Once upon a time in a blog post far far away I wrote: “When people talk about leadership they tend to focus on people who are perceived as leaders on the global or national stage, whether in politics, business, sport or any other arena. These leaders are often seen as 'special' or 'talented', somehow above everyday life and living. Yet the reality is very different; successful leadership is mostly about so-called ‘ordinary people' and their stories. Leadership is a special kind of action, not a special kind of person.”
That was written in July 2010 and seven years later we still appear to be falling into the same trap of allocating leadership to people or groups of people who actually are bereft of any ability to find new ways to develop approaches to the challenges we now encounter. They continue to apply the same strategies over and over again despite the clear evidence that they are not working. There are also the more subtle, sometimes underground, leadership dynamics that are driven by profit at all costs, tribal groupings that create battles (literally) as one tribe seeks to win and destroy the other tribe or even the old, old leader story of personal aggrandisement, corruption and power –seeking.
So what do we do? It seems to me that we need to find approaches to leadership that create new outcomes, that support the development of communities that are committed to taking positive, social, political and environmental action. These are not tribal communities that operate self-protectionist strategies based on the idea that ‘our way is best’ but communities that can link effectively with other communities to have a bigger impact. They are communities that are also committed to developing their own conscious, mindful approach to living in the world – an approach that values all views and works within that. The community of the open space, the collaborative conversations in which everyone can have a contribution to developing an action plan.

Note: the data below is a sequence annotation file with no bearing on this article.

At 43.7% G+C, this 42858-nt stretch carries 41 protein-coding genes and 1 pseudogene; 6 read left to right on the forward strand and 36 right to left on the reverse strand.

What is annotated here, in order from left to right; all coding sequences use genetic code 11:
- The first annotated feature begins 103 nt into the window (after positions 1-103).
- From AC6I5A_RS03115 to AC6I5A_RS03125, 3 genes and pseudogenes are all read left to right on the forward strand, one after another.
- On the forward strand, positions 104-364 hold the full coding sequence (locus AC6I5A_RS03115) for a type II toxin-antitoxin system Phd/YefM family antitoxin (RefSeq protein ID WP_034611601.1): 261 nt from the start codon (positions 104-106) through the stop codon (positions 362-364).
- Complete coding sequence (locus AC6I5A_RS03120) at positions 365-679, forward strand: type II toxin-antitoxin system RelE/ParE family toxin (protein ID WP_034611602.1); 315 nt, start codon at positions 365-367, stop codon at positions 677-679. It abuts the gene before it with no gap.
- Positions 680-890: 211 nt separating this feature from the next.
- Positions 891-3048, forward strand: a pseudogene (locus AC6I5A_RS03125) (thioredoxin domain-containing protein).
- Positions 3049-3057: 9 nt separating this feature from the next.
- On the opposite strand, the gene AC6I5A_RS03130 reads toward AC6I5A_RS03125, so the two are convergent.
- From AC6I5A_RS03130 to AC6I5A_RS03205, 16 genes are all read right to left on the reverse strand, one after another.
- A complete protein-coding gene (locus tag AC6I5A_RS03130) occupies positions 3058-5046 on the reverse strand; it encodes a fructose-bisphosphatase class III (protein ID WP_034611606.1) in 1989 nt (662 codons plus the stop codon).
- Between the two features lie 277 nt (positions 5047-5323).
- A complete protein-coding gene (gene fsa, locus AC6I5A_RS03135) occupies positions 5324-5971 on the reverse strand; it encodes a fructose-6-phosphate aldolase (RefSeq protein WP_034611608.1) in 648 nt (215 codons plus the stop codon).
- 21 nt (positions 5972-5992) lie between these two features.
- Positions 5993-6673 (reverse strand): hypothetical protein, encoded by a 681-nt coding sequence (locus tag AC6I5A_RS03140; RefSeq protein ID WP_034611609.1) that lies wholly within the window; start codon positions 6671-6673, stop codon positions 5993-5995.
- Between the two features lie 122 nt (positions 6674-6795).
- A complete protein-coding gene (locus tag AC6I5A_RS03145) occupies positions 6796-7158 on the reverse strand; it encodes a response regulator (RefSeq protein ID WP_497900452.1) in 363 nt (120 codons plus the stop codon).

Where to start? Well, in one of our recent Mirror of the Wild webinars, Sue, one of my clients, came out with the wisdom that “these conversations and communities start around the kitchen table and move out from there”. Our challenge is to work out what the ‘moving out’ dynamic is and put it into action before it is too late.